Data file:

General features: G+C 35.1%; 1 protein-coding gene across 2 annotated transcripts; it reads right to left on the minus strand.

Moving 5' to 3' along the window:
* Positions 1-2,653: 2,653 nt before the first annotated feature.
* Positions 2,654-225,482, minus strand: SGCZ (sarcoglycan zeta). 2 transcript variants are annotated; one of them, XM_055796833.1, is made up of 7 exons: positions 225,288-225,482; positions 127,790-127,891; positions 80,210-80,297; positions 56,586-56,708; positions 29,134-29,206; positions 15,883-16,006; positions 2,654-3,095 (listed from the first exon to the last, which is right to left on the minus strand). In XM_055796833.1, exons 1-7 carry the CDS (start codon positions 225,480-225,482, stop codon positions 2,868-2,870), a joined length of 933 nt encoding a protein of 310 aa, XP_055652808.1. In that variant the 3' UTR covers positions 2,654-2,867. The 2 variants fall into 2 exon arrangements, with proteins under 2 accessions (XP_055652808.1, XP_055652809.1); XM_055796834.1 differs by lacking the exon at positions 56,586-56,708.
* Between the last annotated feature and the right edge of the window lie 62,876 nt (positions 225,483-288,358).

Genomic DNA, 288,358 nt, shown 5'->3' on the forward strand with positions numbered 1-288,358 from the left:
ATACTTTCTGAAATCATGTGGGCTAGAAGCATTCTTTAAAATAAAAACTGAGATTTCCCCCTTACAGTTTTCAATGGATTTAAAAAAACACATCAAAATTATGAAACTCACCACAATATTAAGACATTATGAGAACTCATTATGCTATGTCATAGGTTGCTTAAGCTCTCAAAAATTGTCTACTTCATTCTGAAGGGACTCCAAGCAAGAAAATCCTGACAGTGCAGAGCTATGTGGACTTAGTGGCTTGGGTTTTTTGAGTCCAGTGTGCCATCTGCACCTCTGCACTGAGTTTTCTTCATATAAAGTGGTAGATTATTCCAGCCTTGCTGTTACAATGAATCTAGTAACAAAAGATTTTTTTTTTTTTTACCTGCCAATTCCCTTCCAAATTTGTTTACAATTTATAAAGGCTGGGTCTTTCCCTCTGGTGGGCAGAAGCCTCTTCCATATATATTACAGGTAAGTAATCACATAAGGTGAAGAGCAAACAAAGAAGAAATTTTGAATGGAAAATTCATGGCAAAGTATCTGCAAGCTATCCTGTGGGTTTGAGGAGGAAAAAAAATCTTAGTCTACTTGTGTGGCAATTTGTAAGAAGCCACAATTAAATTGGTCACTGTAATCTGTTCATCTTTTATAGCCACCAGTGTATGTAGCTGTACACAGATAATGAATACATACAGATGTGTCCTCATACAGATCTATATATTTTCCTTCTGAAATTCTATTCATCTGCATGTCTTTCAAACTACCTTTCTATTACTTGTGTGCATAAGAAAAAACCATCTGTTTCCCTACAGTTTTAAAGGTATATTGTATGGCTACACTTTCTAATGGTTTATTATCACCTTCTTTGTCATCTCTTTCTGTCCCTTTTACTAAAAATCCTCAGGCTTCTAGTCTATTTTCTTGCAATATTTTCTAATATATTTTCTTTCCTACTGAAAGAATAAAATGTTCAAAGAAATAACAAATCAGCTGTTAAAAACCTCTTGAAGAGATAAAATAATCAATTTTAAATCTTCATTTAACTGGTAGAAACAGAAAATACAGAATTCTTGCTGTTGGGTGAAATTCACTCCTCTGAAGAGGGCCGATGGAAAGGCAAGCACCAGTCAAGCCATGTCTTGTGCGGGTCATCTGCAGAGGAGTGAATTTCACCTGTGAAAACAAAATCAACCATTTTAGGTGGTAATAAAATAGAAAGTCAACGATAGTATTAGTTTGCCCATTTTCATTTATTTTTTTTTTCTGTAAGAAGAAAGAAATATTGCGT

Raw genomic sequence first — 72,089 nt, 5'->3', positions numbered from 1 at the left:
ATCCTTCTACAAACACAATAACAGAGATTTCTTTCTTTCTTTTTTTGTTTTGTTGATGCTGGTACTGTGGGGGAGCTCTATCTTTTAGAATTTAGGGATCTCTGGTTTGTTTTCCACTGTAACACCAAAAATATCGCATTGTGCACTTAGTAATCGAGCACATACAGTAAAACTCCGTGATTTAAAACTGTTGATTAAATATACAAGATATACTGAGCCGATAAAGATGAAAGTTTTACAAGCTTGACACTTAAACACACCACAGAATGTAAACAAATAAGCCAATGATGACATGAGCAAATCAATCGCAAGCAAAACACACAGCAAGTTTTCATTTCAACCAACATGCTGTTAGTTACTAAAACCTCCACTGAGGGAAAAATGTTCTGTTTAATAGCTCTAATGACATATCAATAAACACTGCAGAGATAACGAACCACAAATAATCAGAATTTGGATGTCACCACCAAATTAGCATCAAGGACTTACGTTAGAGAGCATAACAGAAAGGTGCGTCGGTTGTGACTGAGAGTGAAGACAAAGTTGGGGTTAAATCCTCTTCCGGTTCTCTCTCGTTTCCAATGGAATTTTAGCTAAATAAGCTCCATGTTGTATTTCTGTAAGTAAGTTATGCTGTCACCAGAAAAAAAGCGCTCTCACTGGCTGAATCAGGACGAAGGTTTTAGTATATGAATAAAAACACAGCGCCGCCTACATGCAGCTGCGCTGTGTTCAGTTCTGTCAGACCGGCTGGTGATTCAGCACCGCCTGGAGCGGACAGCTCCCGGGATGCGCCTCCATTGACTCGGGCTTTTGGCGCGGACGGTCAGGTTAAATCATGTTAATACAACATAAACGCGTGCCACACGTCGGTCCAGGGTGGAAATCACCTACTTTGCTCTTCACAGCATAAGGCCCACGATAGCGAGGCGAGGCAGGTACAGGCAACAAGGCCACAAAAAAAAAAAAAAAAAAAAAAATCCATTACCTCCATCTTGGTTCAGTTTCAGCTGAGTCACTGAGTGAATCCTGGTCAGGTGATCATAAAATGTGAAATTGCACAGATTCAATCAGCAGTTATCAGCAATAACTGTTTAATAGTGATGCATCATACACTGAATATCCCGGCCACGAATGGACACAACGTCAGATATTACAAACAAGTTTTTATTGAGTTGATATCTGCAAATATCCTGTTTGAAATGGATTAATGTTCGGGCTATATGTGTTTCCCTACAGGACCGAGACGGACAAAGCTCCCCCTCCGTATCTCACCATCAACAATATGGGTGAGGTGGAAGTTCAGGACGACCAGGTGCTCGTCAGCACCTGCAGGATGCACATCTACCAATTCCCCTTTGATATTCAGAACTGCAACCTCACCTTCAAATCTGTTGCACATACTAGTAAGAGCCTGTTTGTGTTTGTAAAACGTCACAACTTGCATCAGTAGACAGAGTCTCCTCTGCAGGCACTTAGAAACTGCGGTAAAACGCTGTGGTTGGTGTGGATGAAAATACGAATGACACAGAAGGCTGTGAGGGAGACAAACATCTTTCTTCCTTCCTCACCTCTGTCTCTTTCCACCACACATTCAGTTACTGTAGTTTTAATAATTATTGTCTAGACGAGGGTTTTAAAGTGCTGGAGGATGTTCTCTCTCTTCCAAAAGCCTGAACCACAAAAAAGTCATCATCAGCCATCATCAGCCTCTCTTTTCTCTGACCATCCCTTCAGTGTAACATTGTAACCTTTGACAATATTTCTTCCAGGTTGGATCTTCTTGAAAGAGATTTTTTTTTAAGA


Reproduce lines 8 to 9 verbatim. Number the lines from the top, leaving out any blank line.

Raw genomic sequence first — 72,089 nt, 5'->3', positions numbered from 1 at the left:
ATCCTTCTACAAACACAATAACAGAGATTTCTTTCTTTCTTTTTTTGTTTTGTTGATGCTGGTACTGTGGGGGAGCTCTATCTTTTAGAATTTAGGGATCTCTGGTTTGTTTTCCACTGTAACACCAAAAATATCGCATTGTGCACTTAGTAATCGAGCACATACAGTAAAACTCCGTGATTTAAAACTGTTGATTAAATATACAAGATATACTGAGCCGATAAAGATGAAAGTTTTACAAGCTTGACACTTAAACACACCACAGAATGTAAACAAATAAGCCAATGATGACATGAGCAAATCAATCGCAAGCAAAACACACAGCAAGTTTTCATTTCAACCAACATGCTGTTAGTTACTAAAACCTCCACTGAGGGAAAAATGTTCTGTTTAATAGCTCTAATGACATATCAATAAACACTGCAGAGATAACGAACCACAAATAATCAGAATTTGGATGTCACCACCAAATTAGCATCAAGGACTTACGTTAGAGAGCATAACAGAAAGGTGCGTCGGTTGTGACTGAGAGTGAAGACAAAGTTGGGGTTAAATCCTCTTCCGGTTCTCTCTCGTTTCCAATGGAATTTTAGCTAAATAAGCTCCATGTTGTATTTCTGTAAGTAAGTTATGCTGTCACCAGAAAAAAAGCGCTCTCACTGGCTGAATCAGGACGAAGGTTTTAGTATATGAATAAAAACACAGCGCCGCCTACATGCAGCTGCGCTGTGTTCAGTTCTGTCAGACCGGCTGGTGATTCAGCACCGCCTGGAGCGGACAGCTCCCGGGATGCGCCTCCATTGACTCGGGCTTTTGGCGCGGACGGTCAGGTTAAATCATGTTAATACAACATAAACGCGTGCCACACGTCGGTCCAGGGTGGAAATCACCTACTTTGCTCTTCACAGCATAAGGCCCACGATAGCGAGGCGAGGCAGGTACAGGCAACAAGGCCACAAAAAAAAAAAAAAAAAAAAAAATCCATTACCTCCATCTTGGTTCAGTTTCAGCTGAGTCACTGAGTGAATCCTGGTCAGGTGATCATAAAATGTGAAATTGCACAGATTCAATCAGCAGTTATCAGCAATAACTGTTTAATAGTGATGCATCATACACTGAATATCCCGGCCACGAATGGACACAACGTCAGATATTACAAACAAGTTTTTATTGAGTTGATATCTGCAAATATCCTGTTTGAAATGGATTAATGTTCGGGCTATATGTGTTTCCCTACAGGACCGAGACGGACAAAGCTCCCCCTCCGTATCTCACCATCAACAATATGGGTGAGGTGGAAGTTCAGGACGACCAGGTGCTCGTCAGCACCTGCAGGATGCACATCTACCAATTCCCCTTTGATATTCAGAACTGCAACCTCACCTTCAAATCTGTTGCACATACTAGTAAGAGCCTGTTTGTGTTTGTAAAACGTCACAACTTGCATCAGTAGACAGAGTCTCCTCTGCAGGCACTTAGAAACTGCGGTAAAACGCTGTGGTTGGTGTGGATGAAAATACGAATGACACAGAAGGCTGTGAGGGAGACAAACATCTTTCTTCCTTCCTCACCTCTGTCTCTTTCCACCACACATTCAGTTACTGTAGTTTTAATAATTATTGTCTAGACGAGGGTTTTAAAGTGCTGGAGGATGTTCTCTCTCTTCCAAAAGCCTGAACCACAAAAAAGTCATCATCAGCCATCATCAGCCTCTCTTTTCTCTGACCATCCCTTCAGTGTAACATTGTAACCTTTGACAATATTTCTTCCAGGTTGGATCTTCTTGAAAGAGATTTTTTTTTAAGA